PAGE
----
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Mdina

town, west-central Malta, adjoining Rabat, west of Valletta. Possibly Bronze Age in origin, it has Punic, Greek, and Roman ruins. The name derives from the Arabic word madinah ("town," or "city"). It was also named Notabile in the 15th century, possibly by the Castilian rulers who made it the Maltese capital until the mid-16th century, when Valletta was nearly completed; it was then referred to as Citta Vecchia ("Old City"). Mdina retains intact its remarkable fortifications with a complete wall and contains many 15th-, 16th-, and 17th-century Maltese palaces. Its chief building is St. Paul's, the cathedral church of Malta (restored after an earthquake in 1693), said to occupy the site of the house of the Roman governor Publius, whose father was cured by the Apostle Paul. Beneath both Mdina and Rabat are catacombs, partly pre-Christian, showing early Christian burials. Some damage occurred during World War II, but the town retains its Renaissance atmosphere. Pop. (1992 est.) 418.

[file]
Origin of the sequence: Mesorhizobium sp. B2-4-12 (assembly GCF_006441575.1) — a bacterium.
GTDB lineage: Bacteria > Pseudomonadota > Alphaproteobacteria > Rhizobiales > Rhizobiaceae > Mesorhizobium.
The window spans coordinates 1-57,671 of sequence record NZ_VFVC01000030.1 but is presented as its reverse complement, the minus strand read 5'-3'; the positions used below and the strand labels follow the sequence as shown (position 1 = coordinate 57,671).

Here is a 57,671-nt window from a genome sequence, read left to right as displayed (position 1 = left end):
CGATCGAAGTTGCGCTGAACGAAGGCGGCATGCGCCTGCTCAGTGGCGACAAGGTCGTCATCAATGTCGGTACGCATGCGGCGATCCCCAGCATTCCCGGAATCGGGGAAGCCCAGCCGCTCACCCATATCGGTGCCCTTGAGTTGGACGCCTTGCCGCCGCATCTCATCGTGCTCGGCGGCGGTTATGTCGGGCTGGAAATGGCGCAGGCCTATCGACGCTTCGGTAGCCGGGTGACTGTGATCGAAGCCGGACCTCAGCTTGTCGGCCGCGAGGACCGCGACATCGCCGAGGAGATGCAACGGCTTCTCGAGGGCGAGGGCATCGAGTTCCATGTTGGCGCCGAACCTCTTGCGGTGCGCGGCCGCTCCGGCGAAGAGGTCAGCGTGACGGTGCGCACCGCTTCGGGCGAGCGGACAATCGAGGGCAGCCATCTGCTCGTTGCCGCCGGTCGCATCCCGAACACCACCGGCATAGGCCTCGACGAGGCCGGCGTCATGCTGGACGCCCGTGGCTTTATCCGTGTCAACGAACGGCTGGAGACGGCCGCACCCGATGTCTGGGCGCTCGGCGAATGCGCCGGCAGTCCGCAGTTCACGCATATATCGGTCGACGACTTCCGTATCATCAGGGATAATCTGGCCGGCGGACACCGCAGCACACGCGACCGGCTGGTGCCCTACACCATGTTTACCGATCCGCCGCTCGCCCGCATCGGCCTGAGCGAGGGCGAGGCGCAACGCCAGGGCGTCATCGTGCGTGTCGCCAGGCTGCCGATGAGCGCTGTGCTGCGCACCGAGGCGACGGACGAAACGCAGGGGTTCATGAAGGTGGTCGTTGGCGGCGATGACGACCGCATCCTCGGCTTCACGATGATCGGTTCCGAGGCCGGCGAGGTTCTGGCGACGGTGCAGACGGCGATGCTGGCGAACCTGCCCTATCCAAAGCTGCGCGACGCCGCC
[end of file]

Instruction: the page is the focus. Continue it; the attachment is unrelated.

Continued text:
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Encyclopedia Britannica, 2008. Encyclopedia Britannica Online.
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